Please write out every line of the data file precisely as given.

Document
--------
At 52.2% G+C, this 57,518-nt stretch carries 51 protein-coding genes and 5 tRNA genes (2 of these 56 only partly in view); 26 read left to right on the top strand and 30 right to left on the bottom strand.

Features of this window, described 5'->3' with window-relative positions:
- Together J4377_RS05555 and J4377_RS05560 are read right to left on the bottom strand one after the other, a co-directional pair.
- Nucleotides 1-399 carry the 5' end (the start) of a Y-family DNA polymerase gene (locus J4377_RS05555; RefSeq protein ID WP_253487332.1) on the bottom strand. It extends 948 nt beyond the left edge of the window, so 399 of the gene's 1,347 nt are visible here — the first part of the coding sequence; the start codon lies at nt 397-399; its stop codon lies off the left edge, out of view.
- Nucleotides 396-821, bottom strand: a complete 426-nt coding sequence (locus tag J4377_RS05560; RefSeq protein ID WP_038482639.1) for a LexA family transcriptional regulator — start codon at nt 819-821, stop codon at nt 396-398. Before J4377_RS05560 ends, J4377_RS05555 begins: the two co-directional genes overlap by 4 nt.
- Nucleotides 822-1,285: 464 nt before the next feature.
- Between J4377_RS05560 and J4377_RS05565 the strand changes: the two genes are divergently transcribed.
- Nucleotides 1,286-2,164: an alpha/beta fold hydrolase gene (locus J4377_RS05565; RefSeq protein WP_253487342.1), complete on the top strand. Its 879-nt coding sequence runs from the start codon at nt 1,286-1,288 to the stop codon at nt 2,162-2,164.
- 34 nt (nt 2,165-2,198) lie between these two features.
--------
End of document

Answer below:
At 52.2% G+C, this 57,518-nt stretch carries 51 protein-coding genes and 5 tRNA genes (2 of these 56 only partly in view); 26 read left to right on the top strand and 30 right to left on the bottom strand.

Features of this window, described 5'->3' with window-relative positions:
- Together J4377_RS05555 and J4377_RS05560 are read right to left on the bottom strand one after the other, a co-directional pair.
- Nucleotides 1-399 carry the 5' end (the start) of a Y-family DNA polymerase gene (locus J4377_RS05555; RefSeq protein ID WP_253487332.1) on the bottom strand. It extends 948 nt beyond the left edge of the window, so 399 of the gene's 1,347 nt are visible here — the first part of the coding sequence; the start codon lies at nt 397-399; its stop codon lies off the left edge, out of view.
- Nucleotides 396-821, bottom strand: a complete 426-nt coding sequence (locus tag J4377_RS05560; RefSeq protein ID WP_038482639.1) for a LexA family transcriptional regulator — start codon at nt 819-821, stop codon at nt 396-398. Before J4377_RS05560 ends, J4377_RS05555 begins: the two co-directional genes overlap by 4 nt.
- Nucleotides 822-1,285: 464 nt before the next feature.
- Between J4377_RS05560 and J4377_RS05565 the strand changes: the two genes are divergently transcribed.
- Nucleotides 1,286-2,164: an alpha/beta fold hydrolase gene (locus J4377_RS05565; RefSeq protein WP_253487342.1), complete on the top strand. Its 879-nt coding sequence runs from the start codon at nt 1,286-1,288 to the stop codon at nt 2,162-2,164.
- 34 nt (nt 2,165-2,198) lie between these two features.